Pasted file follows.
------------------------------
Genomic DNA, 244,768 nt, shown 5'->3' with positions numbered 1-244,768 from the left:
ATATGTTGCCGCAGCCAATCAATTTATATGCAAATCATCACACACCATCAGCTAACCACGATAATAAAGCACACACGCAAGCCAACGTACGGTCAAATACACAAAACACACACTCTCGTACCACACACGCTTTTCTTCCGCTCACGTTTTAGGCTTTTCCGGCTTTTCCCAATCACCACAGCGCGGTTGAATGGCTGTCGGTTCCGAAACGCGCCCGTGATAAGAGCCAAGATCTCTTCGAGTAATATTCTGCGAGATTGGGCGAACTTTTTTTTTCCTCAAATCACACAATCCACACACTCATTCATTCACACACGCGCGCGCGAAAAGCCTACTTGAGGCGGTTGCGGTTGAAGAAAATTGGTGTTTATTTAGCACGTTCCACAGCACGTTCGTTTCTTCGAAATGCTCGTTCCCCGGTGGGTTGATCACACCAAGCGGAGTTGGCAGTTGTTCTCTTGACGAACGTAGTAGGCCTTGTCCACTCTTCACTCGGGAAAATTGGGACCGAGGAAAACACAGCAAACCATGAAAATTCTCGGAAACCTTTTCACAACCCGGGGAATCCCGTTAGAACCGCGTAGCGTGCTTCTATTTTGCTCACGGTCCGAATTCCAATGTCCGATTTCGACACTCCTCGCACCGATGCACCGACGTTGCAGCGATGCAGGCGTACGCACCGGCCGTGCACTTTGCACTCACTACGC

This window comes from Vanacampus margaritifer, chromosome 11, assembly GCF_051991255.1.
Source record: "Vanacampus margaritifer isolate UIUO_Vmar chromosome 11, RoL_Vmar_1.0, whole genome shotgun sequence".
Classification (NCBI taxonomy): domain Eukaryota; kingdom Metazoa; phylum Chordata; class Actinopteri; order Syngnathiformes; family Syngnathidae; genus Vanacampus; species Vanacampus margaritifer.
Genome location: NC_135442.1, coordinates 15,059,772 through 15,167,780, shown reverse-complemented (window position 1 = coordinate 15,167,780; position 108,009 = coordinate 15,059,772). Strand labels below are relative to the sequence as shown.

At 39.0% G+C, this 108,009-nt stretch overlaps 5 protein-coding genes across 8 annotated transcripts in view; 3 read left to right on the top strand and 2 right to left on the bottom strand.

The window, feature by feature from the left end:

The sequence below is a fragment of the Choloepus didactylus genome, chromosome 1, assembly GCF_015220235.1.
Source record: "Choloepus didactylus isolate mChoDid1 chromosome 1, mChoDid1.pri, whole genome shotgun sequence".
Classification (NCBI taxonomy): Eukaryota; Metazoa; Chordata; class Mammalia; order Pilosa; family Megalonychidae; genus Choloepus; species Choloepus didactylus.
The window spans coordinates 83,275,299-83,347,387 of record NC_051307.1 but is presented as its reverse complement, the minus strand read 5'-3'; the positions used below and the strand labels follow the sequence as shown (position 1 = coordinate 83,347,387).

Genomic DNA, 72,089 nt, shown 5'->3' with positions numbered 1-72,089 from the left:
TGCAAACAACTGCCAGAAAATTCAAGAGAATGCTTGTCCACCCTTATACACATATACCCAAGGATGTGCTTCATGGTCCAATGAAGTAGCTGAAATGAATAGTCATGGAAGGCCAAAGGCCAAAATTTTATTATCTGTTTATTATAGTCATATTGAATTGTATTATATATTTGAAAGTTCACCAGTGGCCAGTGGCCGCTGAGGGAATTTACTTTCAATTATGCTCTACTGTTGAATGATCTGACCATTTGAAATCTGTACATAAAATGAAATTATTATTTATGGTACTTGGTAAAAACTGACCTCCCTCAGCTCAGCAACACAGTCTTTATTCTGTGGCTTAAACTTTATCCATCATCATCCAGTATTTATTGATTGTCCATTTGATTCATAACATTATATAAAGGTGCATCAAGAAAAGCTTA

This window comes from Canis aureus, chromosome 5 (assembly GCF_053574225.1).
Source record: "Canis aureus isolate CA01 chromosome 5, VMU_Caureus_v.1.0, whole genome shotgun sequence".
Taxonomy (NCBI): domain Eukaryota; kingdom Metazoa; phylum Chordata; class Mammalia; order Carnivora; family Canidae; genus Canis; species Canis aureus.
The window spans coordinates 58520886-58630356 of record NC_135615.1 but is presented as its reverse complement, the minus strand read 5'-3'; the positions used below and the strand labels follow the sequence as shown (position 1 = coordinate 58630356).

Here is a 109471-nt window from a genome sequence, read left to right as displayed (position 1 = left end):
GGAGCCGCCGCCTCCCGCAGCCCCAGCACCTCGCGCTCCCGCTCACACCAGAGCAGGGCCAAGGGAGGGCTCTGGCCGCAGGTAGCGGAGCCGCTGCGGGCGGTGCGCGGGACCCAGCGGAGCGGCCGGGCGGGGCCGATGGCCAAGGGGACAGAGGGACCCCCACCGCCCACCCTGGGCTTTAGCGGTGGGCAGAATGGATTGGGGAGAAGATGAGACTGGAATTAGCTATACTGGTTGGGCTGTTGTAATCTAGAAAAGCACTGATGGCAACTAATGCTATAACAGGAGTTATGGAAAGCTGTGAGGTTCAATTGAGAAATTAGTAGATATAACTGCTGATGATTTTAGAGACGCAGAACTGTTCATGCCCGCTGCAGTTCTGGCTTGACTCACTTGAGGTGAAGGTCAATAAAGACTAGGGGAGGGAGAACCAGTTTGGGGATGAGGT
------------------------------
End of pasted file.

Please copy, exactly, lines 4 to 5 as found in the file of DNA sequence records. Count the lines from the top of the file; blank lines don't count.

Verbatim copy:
Source record: "Vanacampus margaritifer isolate UIUO_Vmar chromosome 11, RoL_Vmar_1.0, whole genome shotgun sequence".
Classification (NCBI taxonomy): domain Eukaryota; kingdom Metazoa; phylum Chordata; class Actinopteri; order Syngnathiformes; family Syngnathidae; genus Vanacampus; species Vanacampus margaritifer.